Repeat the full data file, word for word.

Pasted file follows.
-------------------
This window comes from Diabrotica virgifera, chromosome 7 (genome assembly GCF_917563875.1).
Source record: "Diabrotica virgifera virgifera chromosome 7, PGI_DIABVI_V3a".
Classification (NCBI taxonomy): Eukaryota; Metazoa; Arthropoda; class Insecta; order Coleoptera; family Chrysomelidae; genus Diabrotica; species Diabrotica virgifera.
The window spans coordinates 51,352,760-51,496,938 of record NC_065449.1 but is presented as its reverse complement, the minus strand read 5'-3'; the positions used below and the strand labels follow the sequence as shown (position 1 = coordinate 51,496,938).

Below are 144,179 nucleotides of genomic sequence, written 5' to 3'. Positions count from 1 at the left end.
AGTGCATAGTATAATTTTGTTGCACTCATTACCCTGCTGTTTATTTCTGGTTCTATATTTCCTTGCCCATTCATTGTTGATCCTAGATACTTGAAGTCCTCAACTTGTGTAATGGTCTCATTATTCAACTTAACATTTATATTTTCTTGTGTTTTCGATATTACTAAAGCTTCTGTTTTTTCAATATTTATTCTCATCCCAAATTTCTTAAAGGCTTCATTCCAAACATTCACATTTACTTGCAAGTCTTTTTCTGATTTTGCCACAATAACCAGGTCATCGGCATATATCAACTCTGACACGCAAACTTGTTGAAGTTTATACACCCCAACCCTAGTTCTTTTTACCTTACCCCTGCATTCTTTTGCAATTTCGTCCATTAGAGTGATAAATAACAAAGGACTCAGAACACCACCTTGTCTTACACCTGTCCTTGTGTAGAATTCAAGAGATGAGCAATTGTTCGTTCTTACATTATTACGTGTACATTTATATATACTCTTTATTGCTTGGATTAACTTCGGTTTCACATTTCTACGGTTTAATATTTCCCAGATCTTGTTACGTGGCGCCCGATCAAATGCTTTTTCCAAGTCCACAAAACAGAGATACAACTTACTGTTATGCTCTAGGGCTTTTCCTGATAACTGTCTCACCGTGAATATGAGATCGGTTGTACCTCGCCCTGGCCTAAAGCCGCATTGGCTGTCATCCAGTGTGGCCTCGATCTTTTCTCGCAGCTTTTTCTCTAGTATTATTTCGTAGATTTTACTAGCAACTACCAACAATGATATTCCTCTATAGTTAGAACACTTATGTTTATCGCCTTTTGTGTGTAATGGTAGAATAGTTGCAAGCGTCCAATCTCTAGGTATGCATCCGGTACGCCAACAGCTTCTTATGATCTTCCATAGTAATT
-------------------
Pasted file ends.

This window comes from Diabrotica virgifera, chromosome 7 (genome assembly GCF_917563875.1).
Source record: "Diabrotica virgifera virgifera chromosome 7, PGI_DIABVI_V3a".
Classification (NCBI taxonomy): Eukaryota; Metazoa; Arthropoda; class Insecta; order Coleoptera; family Chrysomelidae; genus Diabrotica; species Diabrotica virgifera.
The window spans coordinates 51,352,760-51,496,938 of record NC_065449.1 but is presented as its reverse complement, the minus strand read 5'-3'; the positions used below and the strand labels follow the sequence as shown (position 1 = coordinate 51,496,938).

Below are 144,179 nucleotides of genomic sequence, written 5' to 3'. Positions count from 1 at the left end.
AGTGCATAGTATAATTTTGTTGCACTCATTACCCTGCTGTTTATTTCTGGTTCTATATTTCCTTGCCCATTCATTGTTGATCCTAGATACTTGAAGTCCTCAACTTGTGTAATGGTCTCATTATTCAACTTAACATTTATATTTTCTTGTGTTTTCGATATTACTAAAGCTTCTGTTTTTTCAATATTTATTCTCATCCCAAATTTCTTAAAGGCTTCATTCCAAACATTCACATTTACTTGCAAGTCTTTTTCTGATTTTGCCACAATAACCAGGTCATCGGCATATATCAACTCTGACACGCAAACTTGTTGAAGTTTATACACCCCAACCCTAGTTCTTTTTACCTTACCCCTGCATTCTTTTGCAATTTCGTCCATTAGAGTGATAAATAACAAAGGACTCAGAACACCACCTTGTCTTACACCTGTCCTTGTGTAGAATTCAAGAGATGAGCAATTGTTCGTTCTTACATTATTACGTGTACATTTATATATACTCTTTATTGCTTGGATTAACTTCGGTTTCACATTTCTACGGTTTAATATTTCCCAGATCTTGTTACGTGGCGCCCGATCAAATGCTTTTTCCAAGTCCACAAAACAGAGATACAACTTACTGTTATGCTCTAGGGCTTTTCCTGATAACTGTCTCACCGTGAATATGAGATCGGTTGTACCTCGCCCTGGCCTAAAGCCGCATTGGCTGTCATCCAGTGTGGCCTCGATCTTTTCTCGCAGCTTTTTCTCTAGTATTATTTCGTAGATTTTACTAGCAACTACCAACAATGATATTCCTCTATAGTTAGAACACTTATGTTTATCGCCTTTTGTGTGTAATGGTAGAATAGTTGCAAGCGTCCAATCTCTAGGTATGCATCCGGTACGCCAACAGCTTCTTATGATCTTCCATAGTAATT